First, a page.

Citing a “failure of leadership,” Philadelphia’s principals' union has lost faith in Superintendent William R. Hite Jr. and is asking members of the community to sign a no-confidence petition.
“Superintendents are tasked with three duties: keeping students safe, educating them, and fiscal stewardship. Dr. Hite has failed at all three,” the leadership of the Commonwealth Association of School Administrators wrote in a petition that had garnered more than 1,500 signatures by late Sunday afternoon.
It is a dramatic, unprecedented step for the union, whose members have not traditionally been vocal in criticizing district leadership.
But Robin Cooper, president of CASA, which represents 650 principals and other administrators, said the time has come. Hite and his leadership team practice the kind of top-down micromanagement that makes it difficult for principals to do their jobs, Cooper said, and things have worsened during the pandemic.
“He’s created a hostile environment," Cooper said. Her union did not take a vote authorizing the petition, but she said it expressed the sentiments of her members.
Tensions between principals and the administration have run particularly high since COVID-19 hit, Cooper said. Now, many are unhappy that administrators will soon have to physically report to their schools, though students won’t return to buildings until at least mid-November.
Hite has said that principals are needed to supervise building engineers and cleaners who are currently working inside schools and the support staff who will soon come back; those workers typically interact directly with children, but will be directed to perform other tasks to ready buildings. Cooper said that without students, there will be little work for those employees.
“Returning to school buildings without children is just risking our health unnecessarily, and it makes no sense,” said Cooper. This is not about her members wanting to work, she said, or being difficult to get along with: It’s a fundamental lack of respect for the quantity and quality of work administrators have done keeping schools afloat, during the pandemic and prior to it.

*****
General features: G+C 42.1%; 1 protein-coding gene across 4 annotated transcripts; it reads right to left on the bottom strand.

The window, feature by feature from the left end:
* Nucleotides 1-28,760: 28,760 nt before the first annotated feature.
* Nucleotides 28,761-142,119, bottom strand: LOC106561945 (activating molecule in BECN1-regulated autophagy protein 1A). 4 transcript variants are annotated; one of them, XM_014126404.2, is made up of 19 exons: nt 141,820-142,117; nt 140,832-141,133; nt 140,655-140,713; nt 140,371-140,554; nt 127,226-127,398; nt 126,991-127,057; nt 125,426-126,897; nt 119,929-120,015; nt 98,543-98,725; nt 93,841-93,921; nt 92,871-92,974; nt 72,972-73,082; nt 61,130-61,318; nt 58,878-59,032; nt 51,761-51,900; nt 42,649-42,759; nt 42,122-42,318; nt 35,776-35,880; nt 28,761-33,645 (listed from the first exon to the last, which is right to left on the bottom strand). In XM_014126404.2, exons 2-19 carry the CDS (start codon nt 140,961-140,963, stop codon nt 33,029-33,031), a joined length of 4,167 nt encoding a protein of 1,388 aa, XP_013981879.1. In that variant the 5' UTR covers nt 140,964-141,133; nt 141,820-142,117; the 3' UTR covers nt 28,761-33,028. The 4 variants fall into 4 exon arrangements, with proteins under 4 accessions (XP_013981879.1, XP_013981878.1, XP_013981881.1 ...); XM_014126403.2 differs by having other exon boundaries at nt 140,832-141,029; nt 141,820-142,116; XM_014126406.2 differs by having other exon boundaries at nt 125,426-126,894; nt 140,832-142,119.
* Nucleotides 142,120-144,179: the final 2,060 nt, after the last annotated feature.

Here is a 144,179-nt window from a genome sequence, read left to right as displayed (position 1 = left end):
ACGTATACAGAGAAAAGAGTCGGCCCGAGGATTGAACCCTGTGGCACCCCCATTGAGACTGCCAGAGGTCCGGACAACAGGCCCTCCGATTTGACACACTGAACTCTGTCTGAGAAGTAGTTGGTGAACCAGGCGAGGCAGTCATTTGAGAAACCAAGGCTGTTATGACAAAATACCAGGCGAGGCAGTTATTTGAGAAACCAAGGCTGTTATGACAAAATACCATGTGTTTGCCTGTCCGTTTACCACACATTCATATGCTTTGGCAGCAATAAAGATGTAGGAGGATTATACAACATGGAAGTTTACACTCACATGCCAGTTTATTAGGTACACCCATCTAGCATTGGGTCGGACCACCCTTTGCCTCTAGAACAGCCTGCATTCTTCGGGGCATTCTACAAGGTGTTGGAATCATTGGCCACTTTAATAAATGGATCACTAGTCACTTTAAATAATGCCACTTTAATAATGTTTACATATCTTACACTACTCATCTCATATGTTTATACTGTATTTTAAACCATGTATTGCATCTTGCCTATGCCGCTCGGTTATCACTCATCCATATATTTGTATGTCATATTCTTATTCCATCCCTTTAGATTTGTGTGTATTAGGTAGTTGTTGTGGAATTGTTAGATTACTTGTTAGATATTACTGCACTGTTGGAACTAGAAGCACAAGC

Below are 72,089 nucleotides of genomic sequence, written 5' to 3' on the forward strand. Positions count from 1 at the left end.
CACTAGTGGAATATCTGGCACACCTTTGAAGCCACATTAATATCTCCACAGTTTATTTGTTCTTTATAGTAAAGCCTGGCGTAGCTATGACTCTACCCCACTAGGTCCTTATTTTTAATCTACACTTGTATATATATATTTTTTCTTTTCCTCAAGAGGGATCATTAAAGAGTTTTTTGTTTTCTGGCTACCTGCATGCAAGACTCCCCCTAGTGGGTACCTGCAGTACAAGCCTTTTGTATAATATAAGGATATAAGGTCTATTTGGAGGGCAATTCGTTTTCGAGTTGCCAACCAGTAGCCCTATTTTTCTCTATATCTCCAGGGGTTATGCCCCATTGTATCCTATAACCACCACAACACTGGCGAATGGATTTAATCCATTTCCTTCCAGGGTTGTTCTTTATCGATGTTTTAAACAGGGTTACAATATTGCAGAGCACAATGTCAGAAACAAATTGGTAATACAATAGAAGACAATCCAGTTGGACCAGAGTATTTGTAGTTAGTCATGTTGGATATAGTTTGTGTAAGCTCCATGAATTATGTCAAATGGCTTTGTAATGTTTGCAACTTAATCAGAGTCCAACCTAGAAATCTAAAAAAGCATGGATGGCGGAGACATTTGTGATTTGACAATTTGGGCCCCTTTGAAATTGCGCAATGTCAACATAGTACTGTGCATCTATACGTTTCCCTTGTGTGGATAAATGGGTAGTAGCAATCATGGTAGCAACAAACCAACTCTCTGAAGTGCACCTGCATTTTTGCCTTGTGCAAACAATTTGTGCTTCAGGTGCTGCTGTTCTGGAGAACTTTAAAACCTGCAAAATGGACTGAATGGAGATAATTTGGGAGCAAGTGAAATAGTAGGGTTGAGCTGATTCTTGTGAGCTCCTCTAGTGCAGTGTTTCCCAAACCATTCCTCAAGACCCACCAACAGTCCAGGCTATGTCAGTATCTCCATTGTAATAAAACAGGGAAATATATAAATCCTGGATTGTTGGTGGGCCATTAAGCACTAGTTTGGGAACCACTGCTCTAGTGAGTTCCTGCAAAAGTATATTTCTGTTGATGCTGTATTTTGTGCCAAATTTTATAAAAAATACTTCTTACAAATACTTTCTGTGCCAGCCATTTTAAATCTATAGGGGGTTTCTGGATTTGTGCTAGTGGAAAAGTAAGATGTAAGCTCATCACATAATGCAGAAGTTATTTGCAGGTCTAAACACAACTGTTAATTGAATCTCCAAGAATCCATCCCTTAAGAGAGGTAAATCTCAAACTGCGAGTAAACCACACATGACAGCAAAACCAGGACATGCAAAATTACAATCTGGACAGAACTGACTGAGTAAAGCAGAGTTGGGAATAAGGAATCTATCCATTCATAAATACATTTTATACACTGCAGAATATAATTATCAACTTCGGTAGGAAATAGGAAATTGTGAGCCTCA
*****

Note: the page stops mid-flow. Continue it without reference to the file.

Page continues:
Asked to comment on the no-confidence petition, district spokesperson Monica Lewis said the school system is “grateful for the hard work that all of our staff, including school leaders, teachers and custodial staff, have been safely performing both remotely and on-site in our schools and offices since the COVID-19 pandemic began. Our school leaders have done amazing work supporting our students, families and school-based staff as we began the year with students engaged in digital learning."
Lewis said “extensive health and safety” protocols will be enforced as principals and other staff are phased back into schools and offices.
School board member Mallory Fix Lopez, who has publicly raised concerns about Hite’s leadership, said Sunday that she took seriously the board’s responsibility to hold the superintendent accountable and that Hite’s evaluation is upcoming.
“If principals are not confident in leadership, I do find that concerning,” Fix Lopez said.
The petition points to errors by the Hite administration on building conditions, particularly around the error-ridden construction project at Benjamin Franklin High School. Inquirer reporting and an Inspector General’s report concluded that on the project, begun to co-locate Science Leadership Academy inside Ben Franklin, the district ignored warning signs, rushed crucial work, wasted money, and endangered students and staff.
It also calls out Hite for the incremental academic gains made during his tenure, and suggests his often-stated goals of focusing on equity in schools are just lip service. CASA has called for a Diversity, Equity and Inclusion office; the superintendent has said he wants diversity, equity and inclusion to be the work of all offices and has convened an equity committee that will soon begin meeting.
Cooper says the committee “has no teeth.”
“Time for change,” one petition signer wrote.
“Dr. Hite and his leadership, throughout his tenure, have placed our students in harm’s way,” the petition states. “The failure of his leadership has centered around a lack of attention to diversity, equity and inclusion, showing a pattern of negligence in addressing issues of environment, fiscal irresponsibility, instruction and climate and culture in the School District of Philadelphia.”
In late August, the Alliance for Philadelphia Public Schools, a small group made up of mostly retired district educators, called for Hite’s resignation.
Founders Lisa Haver and Karel Kilimnik, in a letter to the board, cited “the many revelations contained in the Inspector General’s report of the Hite administration’s failure to protect the health and safety of the students and staff of Benjamin Franklin and SLA high schools.”
Hite is paid $317,902 a year to run the district, which educates about 125,000 students in 200-plus schools. His contract runs through August 2022.
The principals' action comes as the district is in the midst of negotiating a teachers' contract. The 13,000-member Philadelphia Federation of Teachers contract expired Aug. 31; president Jerry Jordan has said that the school system insists any salary increases are tied to the PFT’s agreeing to a school reopening plan.